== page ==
The Allier is the northernmost department of Auvergne. It is a gentle land of undulating hills and valleys, thick with forests and streams and threaded by several of France’s great rivers, the Loire, the Cher and the Allier itself. It is famous for the purity of its air and water, with several spa towns, like Néris-les-Bains and Châteauneuf-les-Bains, where both can be enjoyed. This is the old region of the Bourbonnais, a fertile landscape of rich pastures favoured by the Bourbon kings who once ruled much of Europe. Today, it is a green and pleasant land to escape to. The Foret de Troncais is particularly worth exploring, a huge hardwood forest of great oak and beech trees, a haven for wild life, with deer, wild boar, hares and many birds. There are signposted footpaths, pools to bathe in, and cosy country inns for romantic retreats. To the south are the gorges of the Sioule river, perfect for canoeing and sports fishing, and renowned for delicious trout.
The capital, Moulins, drowses on the banks of the Allier but its chateau was once an important base for the court of the Bourbon king, Pierre II. Though only a keep remains of the original chateau, there are many other fine buildings to see – in particular the Cathedral of Notre Dame which has incredible stained glass windows and houses a rich treasury, including the Triptyque of the Maitre de Moulins, a celebrated 15th century painting. There is also an intriguing 13th century belfry, the Jacquemart, which still chimes every hour. Every Friday a huge market takes over the town.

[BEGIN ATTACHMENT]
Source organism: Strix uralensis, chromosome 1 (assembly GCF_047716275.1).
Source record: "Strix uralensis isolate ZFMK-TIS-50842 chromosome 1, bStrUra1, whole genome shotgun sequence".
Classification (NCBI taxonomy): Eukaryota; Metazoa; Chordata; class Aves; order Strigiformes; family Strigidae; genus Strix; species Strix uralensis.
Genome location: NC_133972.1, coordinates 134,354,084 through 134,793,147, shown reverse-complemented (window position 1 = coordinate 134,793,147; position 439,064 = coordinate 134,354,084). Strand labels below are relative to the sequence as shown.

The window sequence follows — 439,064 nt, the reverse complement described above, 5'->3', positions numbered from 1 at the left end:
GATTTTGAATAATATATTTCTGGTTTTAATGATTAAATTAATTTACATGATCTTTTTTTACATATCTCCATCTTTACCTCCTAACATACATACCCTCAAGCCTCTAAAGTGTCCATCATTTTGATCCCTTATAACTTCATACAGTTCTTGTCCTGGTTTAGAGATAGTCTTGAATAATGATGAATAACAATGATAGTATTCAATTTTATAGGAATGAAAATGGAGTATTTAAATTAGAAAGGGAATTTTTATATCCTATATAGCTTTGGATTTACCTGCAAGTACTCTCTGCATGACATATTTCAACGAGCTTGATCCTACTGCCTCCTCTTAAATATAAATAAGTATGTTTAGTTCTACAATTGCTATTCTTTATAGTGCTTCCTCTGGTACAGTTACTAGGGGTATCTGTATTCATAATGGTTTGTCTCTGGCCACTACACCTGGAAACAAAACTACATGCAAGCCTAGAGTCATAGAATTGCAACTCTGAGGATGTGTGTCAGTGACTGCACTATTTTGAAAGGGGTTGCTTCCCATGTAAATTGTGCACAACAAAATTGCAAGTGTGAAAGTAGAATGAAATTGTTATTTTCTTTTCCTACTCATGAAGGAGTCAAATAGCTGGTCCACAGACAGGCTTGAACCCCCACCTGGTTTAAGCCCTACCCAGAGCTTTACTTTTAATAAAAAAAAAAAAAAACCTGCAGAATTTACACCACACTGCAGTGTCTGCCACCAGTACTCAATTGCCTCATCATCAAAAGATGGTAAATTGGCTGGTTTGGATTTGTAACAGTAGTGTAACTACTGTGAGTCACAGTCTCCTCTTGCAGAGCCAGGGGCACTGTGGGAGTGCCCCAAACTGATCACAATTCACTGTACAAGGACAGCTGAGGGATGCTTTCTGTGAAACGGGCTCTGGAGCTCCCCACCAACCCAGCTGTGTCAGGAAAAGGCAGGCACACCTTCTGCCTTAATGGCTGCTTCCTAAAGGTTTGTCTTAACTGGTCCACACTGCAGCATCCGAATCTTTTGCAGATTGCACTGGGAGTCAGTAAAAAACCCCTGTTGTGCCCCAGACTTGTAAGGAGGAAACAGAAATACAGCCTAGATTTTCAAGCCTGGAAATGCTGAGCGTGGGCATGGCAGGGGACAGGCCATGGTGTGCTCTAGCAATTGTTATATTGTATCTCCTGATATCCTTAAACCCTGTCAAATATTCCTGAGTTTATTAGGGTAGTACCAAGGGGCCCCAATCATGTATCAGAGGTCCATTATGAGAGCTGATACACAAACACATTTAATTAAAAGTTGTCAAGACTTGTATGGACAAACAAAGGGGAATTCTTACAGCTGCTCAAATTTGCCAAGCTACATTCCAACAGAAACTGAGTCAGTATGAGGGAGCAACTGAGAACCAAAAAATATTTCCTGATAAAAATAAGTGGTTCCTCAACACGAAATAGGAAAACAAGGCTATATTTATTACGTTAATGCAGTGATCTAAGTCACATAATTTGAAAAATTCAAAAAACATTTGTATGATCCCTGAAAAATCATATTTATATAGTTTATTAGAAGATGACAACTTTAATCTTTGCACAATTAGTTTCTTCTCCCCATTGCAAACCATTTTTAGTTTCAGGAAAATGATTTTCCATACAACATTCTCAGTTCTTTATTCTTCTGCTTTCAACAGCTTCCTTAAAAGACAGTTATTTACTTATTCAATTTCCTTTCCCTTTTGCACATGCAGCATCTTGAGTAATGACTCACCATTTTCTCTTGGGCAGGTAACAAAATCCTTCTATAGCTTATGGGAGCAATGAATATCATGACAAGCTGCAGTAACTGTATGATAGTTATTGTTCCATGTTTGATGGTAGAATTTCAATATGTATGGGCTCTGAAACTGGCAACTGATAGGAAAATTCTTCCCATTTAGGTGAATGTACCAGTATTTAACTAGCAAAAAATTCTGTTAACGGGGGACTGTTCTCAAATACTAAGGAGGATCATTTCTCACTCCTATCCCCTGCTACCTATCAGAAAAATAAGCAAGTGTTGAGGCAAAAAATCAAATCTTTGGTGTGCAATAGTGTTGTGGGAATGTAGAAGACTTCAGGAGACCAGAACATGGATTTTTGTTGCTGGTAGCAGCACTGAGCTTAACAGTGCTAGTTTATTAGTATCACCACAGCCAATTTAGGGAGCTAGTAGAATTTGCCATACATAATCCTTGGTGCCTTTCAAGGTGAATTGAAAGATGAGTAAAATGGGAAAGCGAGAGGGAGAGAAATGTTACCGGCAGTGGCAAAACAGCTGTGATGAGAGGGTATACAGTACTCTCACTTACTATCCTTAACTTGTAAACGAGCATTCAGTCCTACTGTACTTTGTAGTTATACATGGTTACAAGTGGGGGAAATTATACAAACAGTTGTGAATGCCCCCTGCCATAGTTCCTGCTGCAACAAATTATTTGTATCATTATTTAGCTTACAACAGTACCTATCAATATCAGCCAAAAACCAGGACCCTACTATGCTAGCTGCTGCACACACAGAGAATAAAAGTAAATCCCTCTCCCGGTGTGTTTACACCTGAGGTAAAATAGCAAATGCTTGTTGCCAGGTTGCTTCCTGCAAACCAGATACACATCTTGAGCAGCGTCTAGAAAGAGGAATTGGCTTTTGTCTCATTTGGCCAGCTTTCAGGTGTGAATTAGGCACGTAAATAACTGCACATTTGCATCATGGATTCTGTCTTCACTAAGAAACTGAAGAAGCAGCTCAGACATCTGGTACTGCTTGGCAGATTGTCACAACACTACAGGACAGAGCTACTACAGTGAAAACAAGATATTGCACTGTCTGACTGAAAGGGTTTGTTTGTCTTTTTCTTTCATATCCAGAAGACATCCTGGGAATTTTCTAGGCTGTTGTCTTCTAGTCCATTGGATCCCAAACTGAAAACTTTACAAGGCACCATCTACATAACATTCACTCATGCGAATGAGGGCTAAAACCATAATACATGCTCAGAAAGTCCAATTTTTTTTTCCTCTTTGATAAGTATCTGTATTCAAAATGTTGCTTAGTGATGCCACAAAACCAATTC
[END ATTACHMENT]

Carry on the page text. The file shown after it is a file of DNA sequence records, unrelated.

Vichy is the most famous of all the Auvergne spa towns since it became the seat of the Vichy government during the Second World War. Though there is little evidence now of its grim past, it is easy to understand why Vichy was chosen. It is full of sumptuous villas, colonial hotels, a grand casino and magnificent parks, especially the lovely Parc des Sources surrounding the thermal baths, with its vast dome. Since a dam was built across the Allier, a huge lake was formed and this is now a centre for watersports of all kinds, with swimming pools and an artificial river featuring controlled currents for canoe and kayaks. There are also any number of elegant restaurants and smart shopping streets as glamorous as Paris when lit up at night.
Other sights not to be missed in the department include Montlucon, a historic medieval city built at the foot of the chateau, Bourbon-l’Archambault and its spa and fortress, the Romanesque church at Châtel-Montagne and the priory at Souvigny with its golden-hued 12th century church. Another essential detour is St Pourcain-sur-Sioule, a charming old town best known as one of the oldest wine growing towns in France with vineyards that have been planted since Roman times. The wines produced today include reds, whites and rosés.